Africa’s commercial ports should invest in revamping their enterprise applications and digitalising their operations as part of the multi-billionaire dollar capacity expansion projects underway across much of the continent.
Such investments in technology hold the key to improving the industry’s utilisation of assets such as berths, cranes, terminal tractors and people.
This is the view of Thabo Ndlela, non-executive director of IFS Africa, who says the projected growth in cargo volumes at African ports as well as the planned investments in capacity expansion bring opportunities for ports to invest in technology that reduces operational costs, boosts utilisation of existing infrastructures, enhances productivity and streamlines business processes.
Per Lloyd’s List, Africa accounts for just 3% of world container traffic. But a growing consumer market in Africa, China’s demand for commodities and the availability of capital for infrastructure projects has triggered investment in port construction and improvement projects across the continent, from Nigeria to Kenya to South Africa. By some estimates, at least $50-billion has been poured into Africa’s ports over the past decade with more to come.
However, many ports in Africa are battling with challenges such as insufficient container storage space, long container dwell time, a rapid increase in container traffic and poor performance of inland transport infrastructure such as rail and road. According to the World Bank, shipping a container from Africa in 2011 took, on average, twice as long shipping from India and about six times as slow as through an American port.
Driving innovation and efficiency
Vincent Elfring, Director at IFS business partner Envecon, says: “Africa’s ports face the same major challenges as ports elsewhere in the world: a trend towards bigger vessels as shipping companies cascade more tonnage from the East-West to the African trades; a need to improve productivity, reliability and safety using automated systems; and consolidation of shipping lines, which increases competition between ports to retain and attract fewer, newly-merged shipping lines customers.”
As the industry squares up to these challenges, it should look for ways to leverage technology to drive innovation and efficiency, says Elfring. “Projects where we have worked jointly with IFS in Europe, South East Asia, Africa and Latin America highlight the fact that an industry once known for conservatism is now starting to seize the opportunities of digital transformation,” he adds.
“Many port operators worldwide are investing in robotics–including automated quay cranes, stacking cranes, shuttle carriers and gates–for higher productivity and reliability.” Other technology areas with increased interest are trade and customer internet portals, cloud hosting, business intelligence and analytics and distributed ledgers like blockchain for storing and sharing documents within the supply chain.
ERP/EAM–a digital foundation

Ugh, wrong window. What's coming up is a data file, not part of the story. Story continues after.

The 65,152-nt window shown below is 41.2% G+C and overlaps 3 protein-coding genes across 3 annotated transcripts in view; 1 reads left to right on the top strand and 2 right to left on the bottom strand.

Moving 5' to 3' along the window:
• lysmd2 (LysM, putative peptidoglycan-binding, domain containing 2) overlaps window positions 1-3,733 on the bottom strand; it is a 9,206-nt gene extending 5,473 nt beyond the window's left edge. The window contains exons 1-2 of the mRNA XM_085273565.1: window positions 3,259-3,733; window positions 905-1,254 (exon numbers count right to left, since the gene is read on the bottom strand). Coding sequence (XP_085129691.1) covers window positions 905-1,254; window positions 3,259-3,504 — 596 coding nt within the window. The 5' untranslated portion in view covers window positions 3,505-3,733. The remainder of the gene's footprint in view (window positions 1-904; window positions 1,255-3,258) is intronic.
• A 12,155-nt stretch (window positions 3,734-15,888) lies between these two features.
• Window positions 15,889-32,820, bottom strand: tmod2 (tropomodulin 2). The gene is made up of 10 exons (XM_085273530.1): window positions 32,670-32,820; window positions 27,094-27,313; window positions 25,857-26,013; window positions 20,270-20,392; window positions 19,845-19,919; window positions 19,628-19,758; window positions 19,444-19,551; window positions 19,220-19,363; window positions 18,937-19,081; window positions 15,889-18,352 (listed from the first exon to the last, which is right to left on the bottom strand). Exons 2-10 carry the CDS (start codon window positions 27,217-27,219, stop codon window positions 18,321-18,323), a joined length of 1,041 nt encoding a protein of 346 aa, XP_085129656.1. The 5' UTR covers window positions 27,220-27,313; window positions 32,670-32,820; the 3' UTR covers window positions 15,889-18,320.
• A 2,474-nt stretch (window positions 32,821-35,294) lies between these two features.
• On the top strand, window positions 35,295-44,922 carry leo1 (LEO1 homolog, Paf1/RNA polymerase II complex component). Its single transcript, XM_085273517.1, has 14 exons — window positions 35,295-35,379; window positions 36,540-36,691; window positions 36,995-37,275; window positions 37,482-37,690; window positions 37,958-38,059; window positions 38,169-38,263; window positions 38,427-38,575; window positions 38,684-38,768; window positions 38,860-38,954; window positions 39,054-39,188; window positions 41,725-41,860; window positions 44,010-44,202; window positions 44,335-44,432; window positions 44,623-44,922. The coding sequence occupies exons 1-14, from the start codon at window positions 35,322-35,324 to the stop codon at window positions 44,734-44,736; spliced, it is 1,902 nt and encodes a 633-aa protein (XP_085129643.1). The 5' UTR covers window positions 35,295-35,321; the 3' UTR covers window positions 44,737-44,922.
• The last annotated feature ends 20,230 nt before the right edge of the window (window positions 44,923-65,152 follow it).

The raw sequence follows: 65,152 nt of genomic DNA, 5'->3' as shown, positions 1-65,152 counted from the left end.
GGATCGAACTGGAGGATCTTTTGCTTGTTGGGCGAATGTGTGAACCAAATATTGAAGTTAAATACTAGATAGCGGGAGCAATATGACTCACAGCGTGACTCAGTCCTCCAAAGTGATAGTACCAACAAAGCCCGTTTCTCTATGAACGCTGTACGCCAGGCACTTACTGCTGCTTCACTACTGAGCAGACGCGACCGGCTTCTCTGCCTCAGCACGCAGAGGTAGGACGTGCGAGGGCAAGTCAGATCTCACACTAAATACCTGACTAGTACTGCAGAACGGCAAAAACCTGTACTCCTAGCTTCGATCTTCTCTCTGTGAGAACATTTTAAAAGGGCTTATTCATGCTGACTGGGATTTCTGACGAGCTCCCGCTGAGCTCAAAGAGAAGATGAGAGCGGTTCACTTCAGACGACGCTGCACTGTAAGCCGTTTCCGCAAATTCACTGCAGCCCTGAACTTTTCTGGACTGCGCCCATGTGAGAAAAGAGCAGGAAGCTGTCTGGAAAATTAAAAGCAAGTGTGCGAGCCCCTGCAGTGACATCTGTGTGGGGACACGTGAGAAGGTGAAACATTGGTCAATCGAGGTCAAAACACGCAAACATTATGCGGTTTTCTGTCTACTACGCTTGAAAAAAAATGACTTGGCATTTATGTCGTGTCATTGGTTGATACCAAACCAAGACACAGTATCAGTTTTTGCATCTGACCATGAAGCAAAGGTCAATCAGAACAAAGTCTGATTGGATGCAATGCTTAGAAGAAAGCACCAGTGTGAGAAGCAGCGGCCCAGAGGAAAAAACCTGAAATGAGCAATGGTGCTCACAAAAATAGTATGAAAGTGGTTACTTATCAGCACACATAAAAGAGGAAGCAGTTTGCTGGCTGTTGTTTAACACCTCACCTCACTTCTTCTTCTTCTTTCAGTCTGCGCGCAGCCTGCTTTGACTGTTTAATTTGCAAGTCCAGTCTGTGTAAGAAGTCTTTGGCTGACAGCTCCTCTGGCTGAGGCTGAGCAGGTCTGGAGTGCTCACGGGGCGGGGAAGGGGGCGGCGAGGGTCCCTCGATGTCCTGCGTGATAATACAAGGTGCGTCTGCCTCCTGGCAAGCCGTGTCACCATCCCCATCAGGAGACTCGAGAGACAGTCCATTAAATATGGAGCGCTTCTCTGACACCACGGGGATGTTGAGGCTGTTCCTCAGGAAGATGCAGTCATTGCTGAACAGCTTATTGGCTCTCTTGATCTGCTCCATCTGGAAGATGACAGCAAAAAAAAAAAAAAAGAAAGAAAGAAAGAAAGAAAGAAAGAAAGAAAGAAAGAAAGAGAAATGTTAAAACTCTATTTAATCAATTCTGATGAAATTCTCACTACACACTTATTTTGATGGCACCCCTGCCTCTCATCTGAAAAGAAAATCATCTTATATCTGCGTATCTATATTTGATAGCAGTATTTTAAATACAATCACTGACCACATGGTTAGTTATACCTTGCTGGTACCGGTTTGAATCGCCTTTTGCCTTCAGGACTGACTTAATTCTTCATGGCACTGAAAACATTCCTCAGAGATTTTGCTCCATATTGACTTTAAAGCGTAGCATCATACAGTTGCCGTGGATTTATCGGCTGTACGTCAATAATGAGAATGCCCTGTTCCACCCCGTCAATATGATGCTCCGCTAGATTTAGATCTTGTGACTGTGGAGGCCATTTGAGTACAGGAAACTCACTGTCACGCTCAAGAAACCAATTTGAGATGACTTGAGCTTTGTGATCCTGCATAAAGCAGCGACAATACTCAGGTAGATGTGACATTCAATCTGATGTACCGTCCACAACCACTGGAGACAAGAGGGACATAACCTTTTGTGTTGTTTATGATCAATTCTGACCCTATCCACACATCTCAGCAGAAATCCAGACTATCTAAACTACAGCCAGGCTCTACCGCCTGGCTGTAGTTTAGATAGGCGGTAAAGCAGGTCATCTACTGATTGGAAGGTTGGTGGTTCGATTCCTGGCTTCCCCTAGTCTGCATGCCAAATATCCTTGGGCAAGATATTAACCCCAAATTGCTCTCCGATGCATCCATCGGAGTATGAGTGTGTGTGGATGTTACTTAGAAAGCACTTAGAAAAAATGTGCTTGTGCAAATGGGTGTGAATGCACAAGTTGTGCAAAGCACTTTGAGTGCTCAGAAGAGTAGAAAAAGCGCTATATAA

Taking full advantage of these digital technologies begins with rolling out enterprise resource planning (ERP) and enterprise asset management (EAM) systems tailored to the specialised needs of the industry.
“Port and terminal operators worldwide are increasing their investments in ERP solutions. They understand the value of having an integrated solution to manage the planning, execution and continuous improvement of their business processes. We also see more demand to connect and integrate these ERP solutions with suppliers, customers and the port authorities,” says Elfring.
For ports and terminals, optimal use of assets is a key factor in high performance. Ports and terminals are increasingly based on the concept of driving assets to the maximum, while improving performance in the yard, quayside and gate arena. The end-goal is to continuously improve berth moves per hour and gross moves per hour. A well-designed IT solution can keep assets from ageing by implementing a regular maintenance basis to keep machines in good shape without jeopardising operations.
Maintenance cost of assets is one of the biggest operational expenses in any port and terminal, next to concession fees and labour cost. The basic requirements of a terminal could be monitored by an off-the-shelf EAM–however, traditional ERP and EAM have often failed to deliver desired business outcomes in this highly specialised industry. Thus, the industry needs software designed for its requirements.
Adds Ndlela: “We can leverage data to improve predictive maintenance, reduce mean time between failures, cut asset management costs and increase service levels. Our solutions are designed for asset intensive industries such as ports and terminals, with a view to maximising productivity, reducing maintenance costs and downtime, and enhancing ROI.
“The next generation of Internet of Things technologies will enable us to take this to the next level. We are collaborating with Envecon for capturing realtime sensor, controller and location data from all major terminal assets like quay and yard cranes, and terminal tractors.”
Elfring concludes: “African ports need to manage their assets in a way that ensures high productivity and improves reliability while delivering service levels that match the best in the world. Ensuring this requires a well-designed IT platform that provides them with the visibility, scalability and performance they need to cater for the rapid pace of volume growth in Africa’s commercial ports.”